Lessons From the Space Race: 3 Steps to Better Product Decisions
What makes a great product decision? The answer to this question is like a Holy Grail of product management: it promises success and prosperity but no clear evidence that it exists. In this post I examine the way I think about the path: what has worked for me and helped me grow as a product manager and decision maker.
Let’s go back 50 years. The US is actively involved in the Space Race with the Soviet Union, and NASA starts an ambitious project: developing a spacecraft to land on the Moon. The problem was that no one knows what the Moon’s surface is like. Is it soft and powdery? Is it covered with needle-sharp crystals? Or is it formed of large glacial boulders?
It all affects what the weight of the machine should be, the materials it should be built with, and how it should move. You might think that it’s impossible to design a vehicle given such ambiguous conditions, but doesn’t it look similar to what we do while developing a new product or feature? Let’s walk through the process.
What’s your first step when you approach such a problem?
Let’s define what data is. It doesn’t always mean “numbers”, it is simply information that can be presented in a numeric form, but qualitative insights are also considered to be data. It doesn’t matter if you write SQL queries or talk to your customers, both are “collecting and analysing data”. In Facebook we’ve seen that the most interesting discoveries happen when a data scientist and UX researcher work together and look at the same problem from different angles.
Data also isn’t equal to “users”. If your product doesn’t yet exist, you still have a variety of data sources you could use. There are marketing intelligence tools like SensorTower, research techniques like competitive analysis or job story research, MVPs in a form of, for example, simple websites or ads that would test your value proposition without building anything. But do you know what is the cheapest and the best tool that only very few people use? Google Search. For some reason, people prefer to go to a coffee shop and talk to some random strangers before, or even instead of, digging into what’s already been created.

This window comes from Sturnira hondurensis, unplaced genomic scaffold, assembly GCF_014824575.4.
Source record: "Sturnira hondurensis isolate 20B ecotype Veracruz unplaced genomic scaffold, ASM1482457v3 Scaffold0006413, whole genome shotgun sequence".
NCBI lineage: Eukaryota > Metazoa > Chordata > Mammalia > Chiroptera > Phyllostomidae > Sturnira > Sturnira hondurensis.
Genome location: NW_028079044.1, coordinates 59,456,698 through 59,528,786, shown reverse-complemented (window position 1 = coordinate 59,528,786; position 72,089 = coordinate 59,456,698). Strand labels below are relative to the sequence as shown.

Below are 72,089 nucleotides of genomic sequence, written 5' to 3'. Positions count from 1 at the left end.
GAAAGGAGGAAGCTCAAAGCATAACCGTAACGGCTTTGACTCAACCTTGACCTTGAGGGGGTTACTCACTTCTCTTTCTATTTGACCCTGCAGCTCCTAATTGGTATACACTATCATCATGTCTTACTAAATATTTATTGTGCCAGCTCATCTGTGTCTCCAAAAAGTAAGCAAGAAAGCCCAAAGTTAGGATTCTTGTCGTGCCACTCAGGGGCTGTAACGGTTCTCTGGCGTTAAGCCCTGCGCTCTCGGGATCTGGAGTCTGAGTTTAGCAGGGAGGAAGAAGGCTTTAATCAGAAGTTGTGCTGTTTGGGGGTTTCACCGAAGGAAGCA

Let’s go back to the Moon project. What kind of data could we collect? No one has been to the Moon before but the cost of failure is tremendous so at least some data is better than none. We could use pictures of the Moon to take measurements, assess the structure, and make assumptions about the Moon’s geological formation. That’s how scientists working on the project came to the final hypotheses about how the Moon was formed.
It’s important to remember, though, that collecting the data isn’t about “just collecting the data”, it’s about understanding the impact of it. Your goal is not to always make the right decision but to invest the right amount of time into making this decision according to its importance.
In a fascinating study done by Paul Slovic, a group of professional horse-race handicappers was asked to make predictions about a race. At first, they were allowed to pick only five pieces of information: with that, they were able to correctly predict the outcome nearly 17% of the time. They were also 19% confident in their predictions.
Each handicapper was allowed to select more and more data, and their confidence in predictions nearly doubled going up to 34%! But guess what? Their actual results stayed roughly the same. Additional data didn’t make their predictions better, but it made people believe that they were making better decisions.
Why is this a really bad situation? First, obviously, you spend your time and resources to collect unnecessary and redundant data. Second, there is so much data that you lose sight of what really matters, eventually falling into a classic “analysis paralysis” trap and end up fearing to make any decision at all.
To understand how much time you should invest in the decision-making process, you should try to define impact by the sum of positive and negative outcomes: what do we expect to happen when this decision is made?